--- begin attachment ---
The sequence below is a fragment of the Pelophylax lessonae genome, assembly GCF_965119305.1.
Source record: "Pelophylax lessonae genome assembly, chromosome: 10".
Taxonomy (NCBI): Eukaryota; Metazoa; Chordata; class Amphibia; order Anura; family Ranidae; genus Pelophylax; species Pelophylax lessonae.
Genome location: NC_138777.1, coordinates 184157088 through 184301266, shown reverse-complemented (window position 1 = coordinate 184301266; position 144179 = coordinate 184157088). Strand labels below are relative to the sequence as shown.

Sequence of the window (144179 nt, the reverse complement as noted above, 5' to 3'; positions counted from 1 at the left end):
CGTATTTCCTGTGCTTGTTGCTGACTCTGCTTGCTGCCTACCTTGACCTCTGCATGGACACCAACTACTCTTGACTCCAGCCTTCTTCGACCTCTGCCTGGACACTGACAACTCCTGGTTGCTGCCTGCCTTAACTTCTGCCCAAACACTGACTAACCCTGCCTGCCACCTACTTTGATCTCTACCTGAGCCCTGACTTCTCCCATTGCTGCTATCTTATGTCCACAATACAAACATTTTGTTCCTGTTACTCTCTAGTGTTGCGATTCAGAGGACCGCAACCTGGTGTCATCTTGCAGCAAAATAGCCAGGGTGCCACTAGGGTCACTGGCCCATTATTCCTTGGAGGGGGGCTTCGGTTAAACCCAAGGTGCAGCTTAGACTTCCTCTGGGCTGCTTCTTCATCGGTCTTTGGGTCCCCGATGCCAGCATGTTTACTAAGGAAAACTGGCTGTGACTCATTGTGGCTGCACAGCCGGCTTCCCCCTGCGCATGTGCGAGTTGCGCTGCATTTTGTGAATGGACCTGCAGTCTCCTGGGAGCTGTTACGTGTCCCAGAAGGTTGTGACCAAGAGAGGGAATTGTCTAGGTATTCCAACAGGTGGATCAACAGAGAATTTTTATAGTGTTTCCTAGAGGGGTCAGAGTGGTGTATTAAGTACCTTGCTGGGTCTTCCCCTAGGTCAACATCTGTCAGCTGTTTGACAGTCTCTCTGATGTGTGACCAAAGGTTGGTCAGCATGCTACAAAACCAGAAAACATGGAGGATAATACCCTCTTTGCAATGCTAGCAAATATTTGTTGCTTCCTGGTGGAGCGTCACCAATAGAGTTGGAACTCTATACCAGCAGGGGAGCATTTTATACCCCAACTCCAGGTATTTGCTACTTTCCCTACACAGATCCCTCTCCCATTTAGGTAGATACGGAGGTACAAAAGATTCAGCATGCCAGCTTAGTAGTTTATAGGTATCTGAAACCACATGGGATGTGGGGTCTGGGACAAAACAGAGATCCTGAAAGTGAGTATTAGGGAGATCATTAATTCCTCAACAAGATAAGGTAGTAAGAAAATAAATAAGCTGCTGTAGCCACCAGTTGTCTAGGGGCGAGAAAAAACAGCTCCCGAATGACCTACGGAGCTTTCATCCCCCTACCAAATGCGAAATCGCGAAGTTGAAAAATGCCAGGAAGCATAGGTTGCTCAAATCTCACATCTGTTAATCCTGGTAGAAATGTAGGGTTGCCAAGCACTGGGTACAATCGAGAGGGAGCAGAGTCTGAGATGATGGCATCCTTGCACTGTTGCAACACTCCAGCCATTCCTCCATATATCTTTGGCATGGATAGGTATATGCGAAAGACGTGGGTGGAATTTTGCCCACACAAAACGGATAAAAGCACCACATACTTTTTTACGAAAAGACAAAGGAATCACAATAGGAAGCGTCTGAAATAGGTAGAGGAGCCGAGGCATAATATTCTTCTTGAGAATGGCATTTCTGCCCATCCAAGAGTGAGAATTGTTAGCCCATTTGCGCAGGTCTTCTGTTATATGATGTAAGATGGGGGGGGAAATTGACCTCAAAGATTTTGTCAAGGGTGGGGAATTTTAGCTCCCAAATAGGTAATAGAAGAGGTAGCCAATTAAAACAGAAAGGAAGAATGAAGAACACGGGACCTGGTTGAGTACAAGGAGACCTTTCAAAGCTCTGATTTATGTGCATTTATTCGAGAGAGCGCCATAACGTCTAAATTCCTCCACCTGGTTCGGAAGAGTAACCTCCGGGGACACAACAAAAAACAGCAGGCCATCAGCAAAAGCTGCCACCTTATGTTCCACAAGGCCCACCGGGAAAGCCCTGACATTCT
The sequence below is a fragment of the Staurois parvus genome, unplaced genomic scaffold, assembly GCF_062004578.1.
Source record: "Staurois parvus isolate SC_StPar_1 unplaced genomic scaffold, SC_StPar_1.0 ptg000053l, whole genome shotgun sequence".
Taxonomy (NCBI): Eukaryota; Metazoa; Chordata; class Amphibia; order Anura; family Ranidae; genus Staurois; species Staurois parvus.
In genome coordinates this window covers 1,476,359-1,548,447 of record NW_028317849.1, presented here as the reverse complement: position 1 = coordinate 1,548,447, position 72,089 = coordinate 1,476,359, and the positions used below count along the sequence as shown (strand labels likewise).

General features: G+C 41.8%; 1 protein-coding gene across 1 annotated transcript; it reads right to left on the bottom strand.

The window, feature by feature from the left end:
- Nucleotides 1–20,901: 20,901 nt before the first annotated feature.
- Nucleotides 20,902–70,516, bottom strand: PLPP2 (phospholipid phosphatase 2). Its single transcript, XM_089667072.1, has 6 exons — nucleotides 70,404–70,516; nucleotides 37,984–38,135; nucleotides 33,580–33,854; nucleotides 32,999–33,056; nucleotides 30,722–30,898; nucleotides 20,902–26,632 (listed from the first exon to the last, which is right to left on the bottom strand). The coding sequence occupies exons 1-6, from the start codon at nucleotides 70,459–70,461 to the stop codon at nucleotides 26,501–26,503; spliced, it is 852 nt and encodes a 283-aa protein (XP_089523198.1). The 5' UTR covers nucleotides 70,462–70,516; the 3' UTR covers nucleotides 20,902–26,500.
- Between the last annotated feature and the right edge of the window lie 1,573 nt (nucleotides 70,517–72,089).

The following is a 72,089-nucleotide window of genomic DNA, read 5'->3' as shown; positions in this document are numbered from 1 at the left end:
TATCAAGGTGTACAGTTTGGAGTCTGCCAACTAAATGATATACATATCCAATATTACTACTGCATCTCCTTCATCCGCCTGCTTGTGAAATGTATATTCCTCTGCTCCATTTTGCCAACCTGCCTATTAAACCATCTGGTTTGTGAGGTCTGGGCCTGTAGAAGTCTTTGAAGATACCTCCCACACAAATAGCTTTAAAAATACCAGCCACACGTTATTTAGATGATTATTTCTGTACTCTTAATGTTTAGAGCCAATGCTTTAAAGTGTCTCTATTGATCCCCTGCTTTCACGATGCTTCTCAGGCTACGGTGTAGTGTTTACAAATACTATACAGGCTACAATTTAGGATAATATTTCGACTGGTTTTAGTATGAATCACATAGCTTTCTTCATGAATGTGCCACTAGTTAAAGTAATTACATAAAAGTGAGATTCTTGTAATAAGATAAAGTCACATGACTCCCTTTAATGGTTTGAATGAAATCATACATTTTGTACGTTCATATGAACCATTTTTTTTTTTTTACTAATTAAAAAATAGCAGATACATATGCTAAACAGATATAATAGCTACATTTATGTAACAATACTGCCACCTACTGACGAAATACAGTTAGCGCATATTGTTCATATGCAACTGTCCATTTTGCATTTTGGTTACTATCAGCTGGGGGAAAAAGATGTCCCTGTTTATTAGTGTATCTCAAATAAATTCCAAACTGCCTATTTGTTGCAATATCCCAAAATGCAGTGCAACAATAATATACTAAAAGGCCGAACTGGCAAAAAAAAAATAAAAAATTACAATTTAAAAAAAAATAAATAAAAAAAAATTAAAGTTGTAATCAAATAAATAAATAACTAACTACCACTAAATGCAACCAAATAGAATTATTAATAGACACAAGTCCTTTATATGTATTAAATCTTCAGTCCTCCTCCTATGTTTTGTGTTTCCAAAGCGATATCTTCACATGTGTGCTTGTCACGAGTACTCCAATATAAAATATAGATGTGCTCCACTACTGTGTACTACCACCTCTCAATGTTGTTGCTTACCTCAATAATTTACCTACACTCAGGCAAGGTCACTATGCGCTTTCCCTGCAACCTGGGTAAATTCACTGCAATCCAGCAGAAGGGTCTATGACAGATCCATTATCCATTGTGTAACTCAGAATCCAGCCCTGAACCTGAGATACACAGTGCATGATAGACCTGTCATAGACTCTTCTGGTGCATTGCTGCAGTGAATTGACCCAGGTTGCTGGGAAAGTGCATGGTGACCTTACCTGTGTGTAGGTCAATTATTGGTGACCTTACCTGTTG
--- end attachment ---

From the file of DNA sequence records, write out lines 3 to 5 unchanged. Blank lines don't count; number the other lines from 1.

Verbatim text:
Taxonomy (NCBI): Eukaryota; Metazoa; Chordata; class Amphibia; order Anura; family Ranidae; genus Pelophylax; species Pelophylax lessonae.
Genome location: NC_138777.1, coordinates 184157088 through 184301266, shown reverse-complemented (window position 1 = coordinate 184301266; position 144179 = coordinate 184157088). Strand labels below are relative to the sequence as shown.

Sequence of the window (144179 nt, the reverse complement as noted above, 5' to 3'; positions counted from 1 at the left end):